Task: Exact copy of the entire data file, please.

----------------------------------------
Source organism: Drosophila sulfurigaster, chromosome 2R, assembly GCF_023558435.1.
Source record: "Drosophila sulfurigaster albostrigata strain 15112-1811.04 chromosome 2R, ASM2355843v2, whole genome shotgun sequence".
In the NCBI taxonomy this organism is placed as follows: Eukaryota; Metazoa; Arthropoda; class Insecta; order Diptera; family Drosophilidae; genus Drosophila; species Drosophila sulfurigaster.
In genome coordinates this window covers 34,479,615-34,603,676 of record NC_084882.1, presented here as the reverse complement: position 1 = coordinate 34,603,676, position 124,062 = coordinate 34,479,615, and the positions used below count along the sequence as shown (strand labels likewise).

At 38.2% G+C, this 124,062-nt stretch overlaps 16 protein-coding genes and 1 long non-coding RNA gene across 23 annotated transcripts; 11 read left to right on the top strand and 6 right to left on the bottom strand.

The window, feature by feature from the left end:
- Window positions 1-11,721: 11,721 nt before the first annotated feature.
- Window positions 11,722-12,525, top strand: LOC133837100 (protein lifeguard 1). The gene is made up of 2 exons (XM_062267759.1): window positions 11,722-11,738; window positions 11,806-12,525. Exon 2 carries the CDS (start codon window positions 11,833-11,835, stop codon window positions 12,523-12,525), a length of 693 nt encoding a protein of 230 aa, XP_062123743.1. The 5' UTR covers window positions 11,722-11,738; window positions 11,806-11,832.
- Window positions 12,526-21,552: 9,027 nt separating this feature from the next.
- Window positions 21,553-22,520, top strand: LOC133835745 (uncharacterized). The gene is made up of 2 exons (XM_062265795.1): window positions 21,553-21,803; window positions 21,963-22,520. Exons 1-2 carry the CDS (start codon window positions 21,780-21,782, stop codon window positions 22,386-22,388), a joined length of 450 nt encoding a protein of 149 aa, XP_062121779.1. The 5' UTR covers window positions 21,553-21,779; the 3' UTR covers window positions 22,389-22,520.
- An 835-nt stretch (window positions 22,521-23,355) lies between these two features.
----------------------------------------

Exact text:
Source organism: Drosophila sulfurigaster, chromosome 2R, assembly GCF_023558435.1.
Source record: "Drosophila sulfurigaster albostrigata strain 15112-1811.04 chromosome 2R, ASM2355843v2, whole genome shotgun sequence".
In the NCBI taxonomy this organism is placed as follows: Eukaryota; Metazoa; Arthropoda; class Insecta; order Diptera; family Drosophilidae; genus Drosophila; species Drosophila sulfurigaster.
In genome coordinates this window covers 34,479,615-34,603,676 of record NC_084882.1, presented here as the reverse complement: position 1 = coordinate 34,603,676, position 124,062 = coordinate 34,479,615, and the positions used below count along the sequence as shown (strand labels likewise).

At 38.2% G+C, this 124,062-nt stretch overlaps 16 protein-coding genes and 1 long non-coding RNA gene across 23 annotated transcripts; 11 read left to right on the top strand and 6 right to left on the bottom strand.

The window, feature by feature from the left end:
- Window positions 1-11,721: 11,721 nt before the first annotated feature.
- Window positions 11,722-12,525, top strand: LOC133837100 (protein lifeguard 1). The gene is made up of 2 exons (XM_062267759.1): window positions 11,722-11,738; window positions 11,806-12,525. Exon 2 carries the CDS (start codon window positions 11,833-11,835, stop codon window positions 12,523-12,525), a length of 693 nt encoding a protein of 230 aa, XP_062123743.1. The 5' UTR covers window positions 11,722-11,738; window positions 11,806-11,832.
- Window positions 12,526-21,552: 9,027 nt separating this feature from the next.
- Window positions 21,553-22,520, top strand: LOC133835745 (uncharacterized). The gene is made up of 2 exons (XM_062265795.1): window positions 21,553-21,803; window positions 21,963-22,520. Exons 1-2 carry the CDS (start codon window positions 21,780-21,782, stop codon window positions 22,386-22,388), a joined length of 450 nt encoding a protein of 149 aa, XP_062121779.1. The 5' UTR covers window positions 21,553-21,779; the 3' UTR covers window positions 22,389-22,520.
- An 835-nt stretch (window positions 22,521-23,355) lies between these two features.